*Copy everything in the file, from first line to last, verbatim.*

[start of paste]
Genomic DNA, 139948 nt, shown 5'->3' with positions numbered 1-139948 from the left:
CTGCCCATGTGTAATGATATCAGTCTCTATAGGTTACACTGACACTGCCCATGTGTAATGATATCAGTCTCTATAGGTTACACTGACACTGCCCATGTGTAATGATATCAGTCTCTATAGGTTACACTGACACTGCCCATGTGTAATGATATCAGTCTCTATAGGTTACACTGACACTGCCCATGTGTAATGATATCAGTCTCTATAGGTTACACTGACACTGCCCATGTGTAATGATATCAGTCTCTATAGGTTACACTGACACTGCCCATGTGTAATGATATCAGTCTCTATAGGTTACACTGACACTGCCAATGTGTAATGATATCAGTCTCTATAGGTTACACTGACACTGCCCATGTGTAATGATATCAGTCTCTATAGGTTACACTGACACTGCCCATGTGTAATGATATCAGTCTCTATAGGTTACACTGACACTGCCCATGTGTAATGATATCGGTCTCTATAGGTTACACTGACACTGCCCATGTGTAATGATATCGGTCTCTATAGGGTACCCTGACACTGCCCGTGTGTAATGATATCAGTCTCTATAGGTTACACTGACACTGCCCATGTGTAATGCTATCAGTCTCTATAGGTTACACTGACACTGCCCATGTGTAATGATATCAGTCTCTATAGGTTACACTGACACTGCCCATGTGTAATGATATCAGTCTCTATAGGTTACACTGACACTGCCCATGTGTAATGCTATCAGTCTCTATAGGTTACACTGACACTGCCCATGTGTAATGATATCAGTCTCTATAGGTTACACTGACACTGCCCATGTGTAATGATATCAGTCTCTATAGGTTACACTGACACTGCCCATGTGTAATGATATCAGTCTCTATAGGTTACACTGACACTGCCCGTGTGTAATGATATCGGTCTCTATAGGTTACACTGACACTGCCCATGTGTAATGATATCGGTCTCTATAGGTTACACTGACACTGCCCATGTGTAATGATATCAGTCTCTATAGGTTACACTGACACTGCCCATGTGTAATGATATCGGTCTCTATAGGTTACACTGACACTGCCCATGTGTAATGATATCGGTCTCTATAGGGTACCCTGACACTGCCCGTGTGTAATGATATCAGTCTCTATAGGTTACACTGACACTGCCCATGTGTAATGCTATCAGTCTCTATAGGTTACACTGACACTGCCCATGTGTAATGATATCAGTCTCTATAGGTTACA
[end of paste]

Genomic DNA, 139948 nt, shown 5'->3' with positions numbered 1-139948 from the left:
CTGCCCATGTGTAATGATATCAGTCTCTATAGGTTACACTGACACTGCCCATGTGTAATGATATCAGTCTCTATAGGTTACACTGACACTGCCCATGTGTAATGATATCAGTCTCTATAGGTTACACTGACACTGCCCATGTGTAATGATATCAGTCTCTATAGGTTACACTGACACTGCCCATGTGTAATGATATCAGTCTCTATAGGTTACACTGACACTGCCCATGTGTAATGATATCAGTCTCTATAGGTTACACTGACACTGCCCATGTGTAATGATATCAGTCTCTATAGGTTACACTGACACTGCCAATGTGTAATGATATCAGTCTCTATAGGTTACACTGACACTGCCCATGTGTAATGATATCAGTCTCTATAGGTTACACTGACACTGCCCATGTGTAATGATATCAGTCTCTATAGGTTACACTGACACTGCCCATGTGTAATGATATCGGTCTCTATAGGTTACACTGACACTGCCCATGTGTAATGATATCGGTCTCTATAGGGTACCCTGACACTGCCCGTGTGTAATGATATCAGTCTCTATAGGTTACACTGACACTGCCCATGTGTAATGCTATCAGTCTCTATAGGTTACACTGACACTGCCCATGTGTAATGATATCAGTCTCTATAGGTTACACTGACACTGCCCATGTGTAATGATATCAGTCTCTATAGGTTACACTGACACTGCCCATGTGTAATGCTATCAGTCTCTATAGGTTACACTGACACTGCCCATGTGTAATGATATCAGTCTCTATAGGTTACACTGACACTGCCCATGTGTAATGATATCAGTCTCTATAGGTTACACTGACACTGCCCATGTGTAATGATATCAGTCTCTATAGGTTACACTGACACTGCCCGTGTGTAATGATATCGGTCTCTATAGGTTACACTGACACTGCCCATGTGTAATGATATCGGTCTCTATAGGTTACACTGACACTGCCCATGTGTAATGATATCAGTCTCTATAGGTTACACTGACACTGCCCATGTGTAATGATATCGGTCTCTATAGGTTACACTGACACTGCCCATGTGTAATGATATCGGTCTCTATAGGGTACCCTGACACTGCCCGTGTGTAATGATATCAGTCTCTATAGGTTACACTGACACTGCCCATGTGTAATGCTATCAGTCTCTATAGGTTACACTGACACTGCCCATGTGTAATGATATCAGTCTCTATAGGTTACA